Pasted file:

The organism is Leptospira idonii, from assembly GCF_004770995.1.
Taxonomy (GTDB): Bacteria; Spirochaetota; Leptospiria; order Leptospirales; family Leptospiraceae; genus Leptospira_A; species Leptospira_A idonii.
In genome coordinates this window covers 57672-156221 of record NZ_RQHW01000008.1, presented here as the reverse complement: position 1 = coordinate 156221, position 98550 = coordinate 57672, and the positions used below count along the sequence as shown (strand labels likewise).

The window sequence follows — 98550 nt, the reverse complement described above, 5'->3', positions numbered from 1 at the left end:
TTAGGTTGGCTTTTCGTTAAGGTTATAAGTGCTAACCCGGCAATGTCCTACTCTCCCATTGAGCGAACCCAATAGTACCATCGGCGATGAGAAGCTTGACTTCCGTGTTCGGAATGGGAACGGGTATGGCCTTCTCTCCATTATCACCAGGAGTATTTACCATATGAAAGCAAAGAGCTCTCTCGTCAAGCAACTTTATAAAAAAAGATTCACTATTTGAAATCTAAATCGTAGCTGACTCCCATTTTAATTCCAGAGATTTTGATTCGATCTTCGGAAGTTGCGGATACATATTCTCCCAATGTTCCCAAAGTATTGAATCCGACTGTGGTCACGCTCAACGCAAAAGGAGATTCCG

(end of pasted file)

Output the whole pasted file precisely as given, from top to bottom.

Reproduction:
The organism is Leptospira idonii, from assembly GCF_004770995.1.
Taxonomy (GTDB): Bacteria; Spirochaetota; Leptospiria; order Leptospirales; family Leptospiraceae; genus Leptospira_A; species Leptospira_A idonii.
In genome coordinates this window covers 57672-156221 of record NZ_RQHW01000008.1, presented here as the reverse complement: position 1 = coordinate 156221, position 98550 = coordinate 57672, and the positions used below count along the sequence as shown (strand labels likewise).

The window sequence follows — 98550 nt, the reverse complement described above, 5'->3', positions numbered from 1 at the left end:
TTAGGTTGGCTTTTCGTTAAGGTTATAAGTGCTAACCCGGCAATGTCCTACTCTCCCATTGAGCGAACCCAATAGTACCATCGGCGATGAGAAGCTTGACTTCCGTGTTCGGAATGGGAACGGGTATGGCCTTCTCTCCATTATCACCAGGAGTATTTACCATATGAAAGCAAAGAGCTCTCTCGTCAAGCAACTTTATAAAAAAAGATTCACTATTTGAAATCTAAATCGTAGCTGACTCCCATTTTAATTCCAGAGATTTTGATTCGATCTTCGGAAGTTGCGGATACATATTCTCCCAATGTTCCCAAAGTATTGAATCCGACTGTGGTCACGCTCAACGCAAAAGGAGATTCCG